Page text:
Dr. Bray Links

Sunday, December 27, 2015

Sunlight - It Does Your Body Good


They determined that this is equivalent to taking 15,000 to 20,000 IUs of vitamin D. As a general recommendation, Dr. Holick suggests starting your sun exposure in the spring, going out for about one-third to one-half of the time it typically takes for you to turn a slightly darker shade in the middle of the summer.

    The app, dminder.info, that Dr. Holick helped develop, provides guidance for sensible sun exposure.

    So for example, if you normally get red after 30 minutes of exposure at noontime in June, then start out by exposing your arms, legs, abdomen, and back, for 10 to 15 minutes per day. After that, put on some protective clothing to prevent excess exposure.

    Each day, add a couple of more minutes to build up a tan. Keep in mind that the pigmentation of your skin will influence how much sun you can tolerate.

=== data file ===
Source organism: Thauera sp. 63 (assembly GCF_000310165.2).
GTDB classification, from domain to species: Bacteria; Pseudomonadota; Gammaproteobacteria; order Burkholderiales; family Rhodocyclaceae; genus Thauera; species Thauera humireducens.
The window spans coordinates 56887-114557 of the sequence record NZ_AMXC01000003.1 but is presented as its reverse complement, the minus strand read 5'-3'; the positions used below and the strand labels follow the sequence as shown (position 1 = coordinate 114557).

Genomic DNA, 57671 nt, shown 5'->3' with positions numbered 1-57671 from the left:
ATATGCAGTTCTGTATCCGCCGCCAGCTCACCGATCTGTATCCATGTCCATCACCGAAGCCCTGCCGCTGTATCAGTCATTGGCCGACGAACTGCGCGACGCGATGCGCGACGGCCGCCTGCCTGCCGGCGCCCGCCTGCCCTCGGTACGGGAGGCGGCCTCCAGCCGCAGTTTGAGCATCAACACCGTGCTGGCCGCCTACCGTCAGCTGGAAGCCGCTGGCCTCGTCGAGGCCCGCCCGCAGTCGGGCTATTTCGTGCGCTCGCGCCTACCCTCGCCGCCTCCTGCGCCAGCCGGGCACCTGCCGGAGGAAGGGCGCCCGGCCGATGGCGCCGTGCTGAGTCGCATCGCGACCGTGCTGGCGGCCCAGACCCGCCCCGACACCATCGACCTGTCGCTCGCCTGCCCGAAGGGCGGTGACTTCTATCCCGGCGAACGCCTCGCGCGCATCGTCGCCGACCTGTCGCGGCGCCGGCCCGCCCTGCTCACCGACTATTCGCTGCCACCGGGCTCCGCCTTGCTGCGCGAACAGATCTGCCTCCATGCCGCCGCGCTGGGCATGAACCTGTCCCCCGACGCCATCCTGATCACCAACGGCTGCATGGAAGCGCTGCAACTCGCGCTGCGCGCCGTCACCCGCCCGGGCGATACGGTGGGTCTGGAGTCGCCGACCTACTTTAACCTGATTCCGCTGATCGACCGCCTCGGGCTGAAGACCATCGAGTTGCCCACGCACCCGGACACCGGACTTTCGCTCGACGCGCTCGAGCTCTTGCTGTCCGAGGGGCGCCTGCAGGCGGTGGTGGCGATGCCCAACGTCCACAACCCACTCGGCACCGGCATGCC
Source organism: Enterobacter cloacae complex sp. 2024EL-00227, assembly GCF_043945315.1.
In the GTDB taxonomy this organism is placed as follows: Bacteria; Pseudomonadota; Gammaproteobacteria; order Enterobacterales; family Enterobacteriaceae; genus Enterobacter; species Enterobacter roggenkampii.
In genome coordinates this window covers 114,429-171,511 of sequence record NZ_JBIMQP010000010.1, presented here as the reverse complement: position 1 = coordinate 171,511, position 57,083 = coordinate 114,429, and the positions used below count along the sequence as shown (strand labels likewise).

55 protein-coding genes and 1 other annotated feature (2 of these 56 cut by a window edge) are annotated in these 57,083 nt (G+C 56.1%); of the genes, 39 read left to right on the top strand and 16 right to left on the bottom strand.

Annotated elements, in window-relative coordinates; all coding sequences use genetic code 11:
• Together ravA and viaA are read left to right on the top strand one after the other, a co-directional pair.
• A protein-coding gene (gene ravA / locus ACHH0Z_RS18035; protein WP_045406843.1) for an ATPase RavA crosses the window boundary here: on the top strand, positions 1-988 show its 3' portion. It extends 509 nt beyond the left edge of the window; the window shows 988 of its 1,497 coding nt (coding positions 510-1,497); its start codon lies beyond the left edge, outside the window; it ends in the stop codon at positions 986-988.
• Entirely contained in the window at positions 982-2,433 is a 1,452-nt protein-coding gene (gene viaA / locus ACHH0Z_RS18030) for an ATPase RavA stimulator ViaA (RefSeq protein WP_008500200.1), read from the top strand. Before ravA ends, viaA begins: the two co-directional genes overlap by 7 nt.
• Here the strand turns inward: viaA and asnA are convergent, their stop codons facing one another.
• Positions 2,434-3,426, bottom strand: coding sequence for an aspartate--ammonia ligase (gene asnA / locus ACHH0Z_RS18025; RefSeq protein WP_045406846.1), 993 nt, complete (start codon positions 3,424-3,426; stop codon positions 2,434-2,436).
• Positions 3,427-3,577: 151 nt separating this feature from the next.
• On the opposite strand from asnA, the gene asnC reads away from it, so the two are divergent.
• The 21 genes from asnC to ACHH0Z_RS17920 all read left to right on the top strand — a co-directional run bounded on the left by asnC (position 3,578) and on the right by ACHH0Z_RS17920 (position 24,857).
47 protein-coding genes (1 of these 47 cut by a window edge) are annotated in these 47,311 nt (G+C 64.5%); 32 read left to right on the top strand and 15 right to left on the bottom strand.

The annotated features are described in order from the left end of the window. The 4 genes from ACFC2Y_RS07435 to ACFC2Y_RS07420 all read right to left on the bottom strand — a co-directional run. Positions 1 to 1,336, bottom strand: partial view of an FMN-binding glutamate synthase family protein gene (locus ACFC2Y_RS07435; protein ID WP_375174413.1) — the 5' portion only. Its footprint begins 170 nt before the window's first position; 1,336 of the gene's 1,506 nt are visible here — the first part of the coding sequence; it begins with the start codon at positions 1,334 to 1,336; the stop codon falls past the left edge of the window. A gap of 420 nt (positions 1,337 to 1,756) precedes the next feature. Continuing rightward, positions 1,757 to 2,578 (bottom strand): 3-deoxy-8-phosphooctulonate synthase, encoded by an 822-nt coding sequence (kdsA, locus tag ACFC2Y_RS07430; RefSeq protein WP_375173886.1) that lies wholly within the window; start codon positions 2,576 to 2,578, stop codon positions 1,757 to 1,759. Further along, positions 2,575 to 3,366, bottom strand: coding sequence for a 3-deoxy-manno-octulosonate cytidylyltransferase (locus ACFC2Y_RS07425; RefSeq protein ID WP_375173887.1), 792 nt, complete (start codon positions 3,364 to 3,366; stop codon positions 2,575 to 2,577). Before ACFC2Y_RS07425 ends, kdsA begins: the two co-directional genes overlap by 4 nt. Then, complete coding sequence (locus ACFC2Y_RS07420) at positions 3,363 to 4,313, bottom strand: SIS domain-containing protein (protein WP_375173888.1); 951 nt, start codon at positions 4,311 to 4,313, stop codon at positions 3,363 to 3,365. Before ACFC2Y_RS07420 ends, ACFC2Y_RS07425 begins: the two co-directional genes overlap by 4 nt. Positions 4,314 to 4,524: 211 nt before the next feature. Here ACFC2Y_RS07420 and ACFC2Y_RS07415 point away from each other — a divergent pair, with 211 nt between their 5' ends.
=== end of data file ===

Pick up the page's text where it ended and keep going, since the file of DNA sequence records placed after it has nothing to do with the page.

The skin pigment melanin is a natural sunscreen, absorbing UV light coming into your skin. As a result, it markedly reduces the efficiency of your skin to produce vitamin D. As a result, dark-skinned individuals need more sun exposure than light-skinned individuals to produce the same amount of vitamin D.

What's the Ideal Vitamin D Level?

    What do you want your blood level to be? A study done in Africa on Maasai warriors, who are outside every day, showed they had a blood level of 25-hydroxyvitamin D averaging around 48 ng/ml. At present, a vitamin D (25-hydroxyvitamin D) level between 40 and 60 ng/ml is thought to be ideal for optimal health and disease prevention.

        "The Endocrine Society Clinical Practice Guidelines Committee that makes the recommendations to physicians for how to treat or prevent vitamin D deficiency [say that] your level should be at least 30 ng/ml. Forty to 60 ng/ml is a good range, and we know up to 100 ng/ml is perfectly safe," Dr. Holick says, adding that: "It's estimated that improving vitamin D status worldwide could reduce healthcare cost across the board by about 25 percent."

No comments:

Post a Comment